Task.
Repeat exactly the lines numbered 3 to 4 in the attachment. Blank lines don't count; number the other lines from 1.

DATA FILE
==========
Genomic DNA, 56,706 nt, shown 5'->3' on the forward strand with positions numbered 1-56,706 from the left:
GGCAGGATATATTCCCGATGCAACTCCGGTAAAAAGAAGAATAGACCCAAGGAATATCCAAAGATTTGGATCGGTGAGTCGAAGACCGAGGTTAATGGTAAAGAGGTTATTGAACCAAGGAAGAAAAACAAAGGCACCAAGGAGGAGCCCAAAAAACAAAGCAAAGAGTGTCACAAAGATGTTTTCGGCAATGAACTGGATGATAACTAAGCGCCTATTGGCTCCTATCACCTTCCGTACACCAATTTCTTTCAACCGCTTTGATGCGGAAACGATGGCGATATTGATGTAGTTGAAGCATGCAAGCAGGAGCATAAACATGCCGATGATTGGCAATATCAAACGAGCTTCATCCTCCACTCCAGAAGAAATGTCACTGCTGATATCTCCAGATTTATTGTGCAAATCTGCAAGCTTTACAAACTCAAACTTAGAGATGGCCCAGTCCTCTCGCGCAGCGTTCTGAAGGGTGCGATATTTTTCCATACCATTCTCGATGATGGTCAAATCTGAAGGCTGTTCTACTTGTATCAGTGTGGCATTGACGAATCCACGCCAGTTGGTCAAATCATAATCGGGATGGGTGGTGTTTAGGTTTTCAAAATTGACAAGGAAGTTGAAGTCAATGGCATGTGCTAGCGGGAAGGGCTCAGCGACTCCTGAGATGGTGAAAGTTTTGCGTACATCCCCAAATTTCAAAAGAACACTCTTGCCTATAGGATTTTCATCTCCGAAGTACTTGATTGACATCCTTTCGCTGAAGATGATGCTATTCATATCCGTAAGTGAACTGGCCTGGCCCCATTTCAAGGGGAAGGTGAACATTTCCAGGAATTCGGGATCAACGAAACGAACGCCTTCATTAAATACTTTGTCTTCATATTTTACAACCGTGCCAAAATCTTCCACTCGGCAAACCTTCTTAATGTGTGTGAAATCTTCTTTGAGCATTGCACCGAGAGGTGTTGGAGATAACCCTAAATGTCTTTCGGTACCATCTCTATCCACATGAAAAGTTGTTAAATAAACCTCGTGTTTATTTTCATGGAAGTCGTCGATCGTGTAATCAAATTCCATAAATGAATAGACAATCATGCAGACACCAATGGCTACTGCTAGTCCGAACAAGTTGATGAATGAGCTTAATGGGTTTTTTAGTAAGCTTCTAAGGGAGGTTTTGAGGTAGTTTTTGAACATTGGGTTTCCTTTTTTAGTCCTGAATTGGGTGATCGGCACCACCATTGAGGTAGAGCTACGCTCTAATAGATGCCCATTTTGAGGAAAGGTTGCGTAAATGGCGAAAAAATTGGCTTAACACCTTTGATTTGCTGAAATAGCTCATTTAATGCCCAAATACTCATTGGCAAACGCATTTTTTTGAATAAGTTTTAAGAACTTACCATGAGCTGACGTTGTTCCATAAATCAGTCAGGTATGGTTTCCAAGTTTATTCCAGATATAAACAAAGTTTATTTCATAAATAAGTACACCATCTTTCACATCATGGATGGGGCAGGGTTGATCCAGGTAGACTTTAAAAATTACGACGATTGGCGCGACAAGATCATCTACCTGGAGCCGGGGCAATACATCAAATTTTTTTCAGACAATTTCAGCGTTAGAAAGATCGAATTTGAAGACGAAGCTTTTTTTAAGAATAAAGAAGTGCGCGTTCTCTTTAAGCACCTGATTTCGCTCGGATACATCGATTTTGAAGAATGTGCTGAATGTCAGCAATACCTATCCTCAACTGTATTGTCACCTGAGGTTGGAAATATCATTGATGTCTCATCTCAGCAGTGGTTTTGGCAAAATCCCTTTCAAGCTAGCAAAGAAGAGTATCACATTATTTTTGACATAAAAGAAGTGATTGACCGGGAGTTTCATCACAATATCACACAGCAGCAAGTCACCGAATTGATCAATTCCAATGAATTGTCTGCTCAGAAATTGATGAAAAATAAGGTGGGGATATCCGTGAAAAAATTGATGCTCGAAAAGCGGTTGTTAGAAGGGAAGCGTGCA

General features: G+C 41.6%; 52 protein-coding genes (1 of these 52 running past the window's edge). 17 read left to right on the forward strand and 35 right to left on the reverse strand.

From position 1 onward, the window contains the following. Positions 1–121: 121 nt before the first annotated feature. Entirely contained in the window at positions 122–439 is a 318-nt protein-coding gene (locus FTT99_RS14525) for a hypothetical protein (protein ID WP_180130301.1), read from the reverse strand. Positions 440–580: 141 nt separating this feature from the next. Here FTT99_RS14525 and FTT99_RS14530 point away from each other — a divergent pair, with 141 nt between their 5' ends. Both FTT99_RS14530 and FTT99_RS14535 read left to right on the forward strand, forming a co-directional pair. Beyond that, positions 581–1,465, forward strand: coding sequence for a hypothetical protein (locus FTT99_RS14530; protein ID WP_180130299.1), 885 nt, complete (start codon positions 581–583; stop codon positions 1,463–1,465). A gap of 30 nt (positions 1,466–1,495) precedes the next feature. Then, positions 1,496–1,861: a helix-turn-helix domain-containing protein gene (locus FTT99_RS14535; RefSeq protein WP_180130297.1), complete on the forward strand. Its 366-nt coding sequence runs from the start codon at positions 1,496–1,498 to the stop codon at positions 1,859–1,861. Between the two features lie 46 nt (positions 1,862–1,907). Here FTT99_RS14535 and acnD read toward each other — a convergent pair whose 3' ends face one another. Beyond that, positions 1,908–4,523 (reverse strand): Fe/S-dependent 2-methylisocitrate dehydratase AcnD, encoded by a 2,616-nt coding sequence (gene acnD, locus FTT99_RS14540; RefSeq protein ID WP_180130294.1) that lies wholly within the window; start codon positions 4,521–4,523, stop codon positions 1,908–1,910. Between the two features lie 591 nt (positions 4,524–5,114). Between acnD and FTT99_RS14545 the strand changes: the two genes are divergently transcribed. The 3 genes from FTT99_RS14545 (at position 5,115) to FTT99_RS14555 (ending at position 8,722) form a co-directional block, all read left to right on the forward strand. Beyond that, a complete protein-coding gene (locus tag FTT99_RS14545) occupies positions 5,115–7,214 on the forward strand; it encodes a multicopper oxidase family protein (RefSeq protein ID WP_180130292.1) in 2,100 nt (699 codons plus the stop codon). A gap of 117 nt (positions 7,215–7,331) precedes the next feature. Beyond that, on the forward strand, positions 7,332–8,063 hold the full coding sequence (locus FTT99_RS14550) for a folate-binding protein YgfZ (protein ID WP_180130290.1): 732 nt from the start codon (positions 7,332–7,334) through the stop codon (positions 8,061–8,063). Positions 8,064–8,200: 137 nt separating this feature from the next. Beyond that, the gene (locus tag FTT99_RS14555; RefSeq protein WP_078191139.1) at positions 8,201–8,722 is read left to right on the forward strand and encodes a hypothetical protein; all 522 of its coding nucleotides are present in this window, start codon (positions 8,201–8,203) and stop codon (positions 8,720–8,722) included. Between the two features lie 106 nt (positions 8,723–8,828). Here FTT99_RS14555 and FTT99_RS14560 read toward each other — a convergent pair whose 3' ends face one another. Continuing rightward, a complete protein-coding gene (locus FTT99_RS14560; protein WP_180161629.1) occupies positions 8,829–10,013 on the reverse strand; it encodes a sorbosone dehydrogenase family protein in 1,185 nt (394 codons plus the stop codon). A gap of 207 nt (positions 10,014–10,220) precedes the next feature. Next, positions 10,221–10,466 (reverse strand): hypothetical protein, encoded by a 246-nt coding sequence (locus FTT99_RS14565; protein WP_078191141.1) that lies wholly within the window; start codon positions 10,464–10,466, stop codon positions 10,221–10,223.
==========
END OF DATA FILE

General features: G+C 41.6%; 52 protein-coding genes (1 of these 52 running past the window's edge). 17 read left to right on the forward strand and 35 right to left on the reverse strand.

From position 1 onward, the window contains the following. Positions 1–121: 121 nt before the first annotated feature. Entirely contained in the window at positions 122–439 is a 318-nt protein-coding gene (locus FTT99_RS14525) for a hypothetical protein (protein ID WP_180130301.1), read from the reverse strand. Positions 440–580: 141 nt separating this feature from the next. Here FTT99_RS14525 and FTT99_RS14530 point away from each other — a divergent pair, with 141 nt between their 5' ends. Both FTT99_RS14530 and FTT99_RS14535 read left to right on the forward strand, forming a co-directional pair. Beyond that, positions 581–1,465, forward strand: coding sequence for a hypothetical protein (locus FTT99_RS14530; protein ID WP_180130299.1), 885 nt, complete (start codon positions 581–583; stop codon positions 1,463–1,465). A gap of 30 nt (positions 1,466–1,495) precedes the next feature. Then, positions 1,496–1,861: a helix-turn-helix domain-containing protein gene (locus FTT99_RS14535; RefSeq protein WP_180130297.1), complete on the forward strand. Its 366-nt coding sequence runs from the start codon at positions 1,496–1,498 to the stop codon at positions 1,859–1,861. Between the two features lie 46 nt (positions 1,862–1,907). Here FTT99_RS14535 and acnD read toward each other — a convergent pair whose 3' ends face one another. Beyond that, positions 1,908–4,523 (reverse strand): Fe/S-dependent 2-methylisocitrate dehydratase AcnD, encoded by a 2,616-nt coding sequence (gene acnD, locus FTT99_RS14540; RefSeq protein ID WP_180130294.1) that lies wholly within the window; start codon positions 4,521–4,523, stop codon positions 1,908–1,910. Between the two features lie 591 nt (positions 4,524–5,114). Between acnD and FTT99_RS14545 the strand changes: the two genes are divergently transcribed. The 3 genes from FTT99_RS14545 (at position 5,115) to FTT99_RS14555 (ending at position 8,722) form a co-directional block, all read left to right on the forward strand. Beyond that, a complete protein-coding gene (locus tag FTT99_RS14545) occupies positions 5,115–7,214 on the forward strand; it encodes a multicopper oxidase family protein (RefSeq protein ID WP_180130292.1) in 2,100 nt (699 codons plus the stop codon). A gap of 117 nt (positions 7,215–7,331) precedes the next feature. Beyond that, on the forward strand, positions 7,332–8,063 hold the full coding sequence (locus FTT99_RS14550) for a folate-binding protein YgfZ (protein ID WP_180130290.1): 732 nt from the start codon (positions 7,332–7,334) through the stop codon (positions 8,061–8,063). Positions 8,064–8,200: 137 nt separating this feature from the next. Beyond that, the gene (locus tag FTT99_RS14555; RefSeq protein WP_078191139.1) at positions 8,201–8,722 is read left to right on the forward strand and encodes a hypothetical protein; all 522 of its coding nucleotides are present in this window, start codon (positions 8,201–8,203) and stop codon (positions 8,720–8,722) included. Between the two features lie 106 nt (positions 8,723–8,828). Here FTT99_RS14555 and FTT99_RS14560 read toward each other — a convergent pair whose 3' ends face one another. Continuing rightward, a complete protein-coding gene (locus FTT99_RS14560; protein WP_180161629.1) occupies positions 8,829–10,013 on the reverse strand; it encodes a sorbosone dehydrogenase family protein in 1,185 nt (394 codons plus the stop codon). A gap of 207 nt (positions 10,014–10,220) precedes the next feature. Next, positions 10,221–10,466 (reverse strand): hypothetical protein, encoded by a 246-nt coding sequence (locus FTT99_RS14565; protein WP_078191141.1) that lies wholly within the window; start codon positions 10,464–10,466, stop codon positions 10,221–10,223.